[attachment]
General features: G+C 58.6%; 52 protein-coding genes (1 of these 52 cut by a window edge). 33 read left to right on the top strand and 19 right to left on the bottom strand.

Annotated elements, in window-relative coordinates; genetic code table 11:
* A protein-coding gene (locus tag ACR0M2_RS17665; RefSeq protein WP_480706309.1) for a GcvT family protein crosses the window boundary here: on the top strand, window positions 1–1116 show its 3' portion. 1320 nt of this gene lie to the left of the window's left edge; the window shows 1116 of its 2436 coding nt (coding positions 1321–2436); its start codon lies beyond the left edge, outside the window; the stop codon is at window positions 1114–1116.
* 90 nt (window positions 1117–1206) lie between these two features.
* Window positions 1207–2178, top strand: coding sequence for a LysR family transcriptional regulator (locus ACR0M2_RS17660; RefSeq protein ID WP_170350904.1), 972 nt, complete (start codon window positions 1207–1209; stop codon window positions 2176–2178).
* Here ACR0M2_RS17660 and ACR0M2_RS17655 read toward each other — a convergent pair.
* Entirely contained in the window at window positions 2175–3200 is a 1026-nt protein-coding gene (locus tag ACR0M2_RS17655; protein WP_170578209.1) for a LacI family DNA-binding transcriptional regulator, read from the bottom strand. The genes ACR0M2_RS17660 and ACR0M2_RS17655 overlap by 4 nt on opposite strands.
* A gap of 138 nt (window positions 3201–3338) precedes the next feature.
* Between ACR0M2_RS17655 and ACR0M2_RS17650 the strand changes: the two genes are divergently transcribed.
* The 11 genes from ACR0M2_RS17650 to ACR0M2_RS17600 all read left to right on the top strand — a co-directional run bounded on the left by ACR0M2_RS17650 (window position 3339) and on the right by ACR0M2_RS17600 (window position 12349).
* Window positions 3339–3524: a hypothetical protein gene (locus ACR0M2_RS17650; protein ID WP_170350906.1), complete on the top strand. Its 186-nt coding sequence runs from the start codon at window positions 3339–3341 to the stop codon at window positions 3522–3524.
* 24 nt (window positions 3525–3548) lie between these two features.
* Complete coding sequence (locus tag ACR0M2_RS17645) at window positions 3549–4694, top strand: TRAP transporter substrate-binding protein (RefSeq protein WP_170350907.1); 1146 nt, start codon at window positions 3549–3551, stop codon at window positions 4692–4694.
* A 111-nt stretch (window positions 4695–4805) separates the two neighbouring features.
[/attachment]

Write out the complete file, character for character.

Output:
General features: G+C 58.6%; 52 protein-coding genes (1 of these 52 cut by a window edge). 33 read left to right on the top strand and 19 right to left on the bottom strand.

Annotated elements, in window-relative coordinates; genetic code table 11:
* A protein-coding gene (locus tag ACR0M2_RS17665; RefSeq protein WP_480706309.1) for a GcvT family protein crosses the window boundary here: on the top strand, window positions 1–1116 show its 3' portion. 1320 nt of this gene lie to the left of the window's left edge; the window shows 1116 of its 2436 coding nt (coding positions 1321–2436); its start codon lies beyond the left edge, outside the window; the stop codon is at window positions 1114–1116.
* 90 nt (window positions 1117–1206) lie between these two features.
* Window positions 1207–2178, top strand: coding sequence for a LysR family transcriptional regulator (locus ACR0M2_RS17660; RefSeq protein ID WP_170350904.1), 972 nt, complete (start codon window positions 1207–1209; stop codon window positions 2176–2178).
* Here ACR0M2_RS17660 and ACR0M2_RS17655 read toward each other — a convergent pair.
* Entirely contained in the window at window positions 2175–3200 is a 1026-nt protein-coding gene (locus tag ACR0M2_RS17655; protein WP_170578209.1) for a LacI family DNA-binding transcriptional regulator, read from the bottom strand. The genes ACR0M2_RS17660 and ACR0M2_RS17655 overlap by 4 nt on opposite strands.
* A gap of 138 nt (window positions 3201–3338) precedes the next feature.
* Between ACR0M2_RS17655 and ACR0M2_RS17650 the strand changes: the two genes are divergently transcribed.
* The 11 genes from ACR0M2_RS17650 to ACR0M2_RS17600 all read left to right on the top strand — a co-directional run bounded on the left by ACR0M2_RS17650 (window position 3339) and on the right by ACR0M2_RS17600 (window position 12349).
* Window positions 3339–3524: a hypothetical protein gene (locus ACR0M2_RS17650; protein ID WP_170350906.1), complete on the top strand. Its 186-nt coding sequence runs from the start codon at window positions 3339–3341 to the stop codon at window positions 3522–3524.
* 24 nt (window positions 3525–3548) lie between these two features.
* Complete coding sequence (locus tag ACR0M2_RS17645) at window positions 3549–4694, top strand: TRAP transporter substrate-binding protein (RefSeq protein WP_170350907.1); 1146 nt, start codon at window positions 3549–3551, stop codon at window positions 4692–4694.
* A 111-nt stretch (window positions 4695–4805) separates the two neighbouring features.